.In Jean Paul Sartre’s play “No Exit” three characters find themselves in a kind of Hell. Not the kind of Hell with fire and torment, rather just a room with only other people. They all realize that this is somehow a punishment for their sins, although they claim that it is an injustice they are they, or that a mistake was made. Yet as the play progresses, they grumble and incite each other as to the real reasons they placed in this circumstance, and in time the real reasons for their predicament comes to light; cowardliness, adultery, murder and there disastrous effects. Through it all they think they are locked in that room, and when one of the characters goes to open the door, he can not compel himself to leave without reconciling and accepting his actions, and the actions of the other characters . Sadly none of the characters are able to leave because they are unwilling to reconcile themselves or the other. What is tragically realized is that Hell is not torture devices or physical punishment, rather as one of the protagonists states “hell is other people”.
“Hell is other people” might be one of Sartre’s most famous quotes, and certainly speaks to the struggle to reconcile oneself with one’s actions, all the while dealing with other people going through the same kinds of crises. Indeed we don’t have to be an French existentialist philosopher to recognize this to one degree or another. Yet we as Orthodox Christians have been given the opportunity to recognize that equally “Heaven is other people”.
This is something to consider in celebrating the Sunday of Orthodoxy, where we proclaim the veneration icons being more than a triumph of beautifully decorated Churches. For the triumph of Orthodoxy is none other than the triumph of the proclamation of the Incarnation – God with us (Mt. 1:23). The depiction of our Lord in painted Icons, mosaics, manuscripts, and tapestries bear witness that the “Word became flesh and dwelt among us, full of grace and truth; we have beheld his glory, glory as of the only Son from the Father” (Jn. 1:14), and that in taking on our broken and mortal nature he has “broken down the middle wall of separation… so as to create in Himself one new man from the two, thus making peace,” (Eph. 2:14-15). The great defender of Icons, St. John of Damascus states this so profoundly when he states “what is not assumed (that is our broken and mortal nature) can not be healed”.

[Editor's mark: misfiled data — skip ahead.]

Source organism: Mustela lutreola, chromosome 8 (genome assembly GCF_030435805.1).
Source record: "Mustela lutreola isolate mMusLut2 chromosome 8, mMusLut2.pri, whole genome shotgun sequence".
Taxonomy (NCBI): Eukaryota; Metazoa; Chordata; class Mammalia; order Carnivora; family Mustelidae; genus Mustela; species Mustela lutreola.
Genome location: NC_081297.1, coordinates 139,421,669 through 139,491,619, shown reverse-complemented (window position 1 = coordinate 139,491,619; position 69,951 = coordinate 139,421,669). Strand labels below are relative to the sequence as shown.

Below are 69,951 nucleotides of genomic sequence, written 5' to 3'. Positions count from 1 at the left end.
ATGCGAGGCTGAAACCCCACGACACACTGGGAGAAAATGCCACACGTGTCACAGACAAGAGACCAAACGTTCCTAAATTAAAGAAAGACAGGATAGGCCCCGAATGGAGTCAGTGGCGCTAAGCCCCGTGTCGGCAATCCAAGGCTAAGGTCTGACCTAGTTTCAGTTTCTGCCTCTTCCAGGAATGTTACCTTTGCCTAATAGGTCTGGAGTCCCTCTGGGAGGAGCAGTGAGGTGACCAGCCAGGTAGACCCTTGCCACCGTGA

Indeed the Incarnation – That we will celebrate this coming week- is, as its principle hymn proclaims “the beginning of our salvation”. It is this event that makes way for our transformation and ultimately transfiguration. From being mortal and finite beings, limited by necessity, to being immortal and infinite in Christ. Truly that the salvation and victory of the Lord shared with us by the Holy Spirit. In the same way that we depict the Lord in Icons as a witness to his Incarnation, we also depict the saints. Those men and women who throughout the ages have shown us by the grace of the Holy Spirit, what a life in Christ is like. The Icons of the saints, like the Icons of the Lord, are the manifestation of “God with us”.
We indeed are called to be saints, and called to reconcile our broken lives throughout this fast our vocation as being created for holiness and sanctity. Though our fasting, prayers and charity, we are called to remove the filters of pride, anxiety, lust and greed, that obscure the Lord saving presence in our lives, and profoundly obscure the image of God that “other people” are created in. We should be doing this every day of our life, but we are given this season of fasting to consider “other people”.
Are we complaining about the injustices of life (of which they are many) or are we praying for the strength to endure our daily hardships whatever they might be? Are we pleading that there has been a mistake in the circumstance that we find ourselves in (of which we might be victims of), or are we striving to see Christ’s saving providence in them? Are we blaming those around us (of which we can do so legitimately), or are we accepting our responsibility for our broken lives? are we unwilling to reconcile our sins (however great or small) or are we willing to accept them and offer them to the Lord?
Indeed “Hell is other people” if we are unwilling to accept the Incarnation of our Lord and God and saviour Jesus Christ, manifested in Icons of Him; and it is Hell, if we are unable to accept that a transformed and transfigured life and Christ offers in the Icons of the Saints. Tragically “Hell is other people” both here and now, and profoundly in eternity, if we are unwilling to reconcile ourselves to the God and neighbour alike. The wonder is, if we are willing to reconciling ourselves to God and neighbour alike, we see not only is “Heaven other people” but we are able to behold that “Great cloud of witnesses” (Heb. 12:1) that surrounds us, singing the hymn of the Lord’s victory; and the blessing to be able to leave that “Hell” through the door that Sartre’s tragic characters could not, seeing “heaven open, and the angels of God ascending and descending upon the Son of Man”
May the Lord strengthen us in this season of fasting to see such wonders. The Kingdom of revealed in “other people” both those in the Icons, and those called to be in Icons.
One thought on “Other people, Icons and the Incarnation.”
Excellent point of departure, using Sartre as a foil for the Kingdome of God. Very inspiring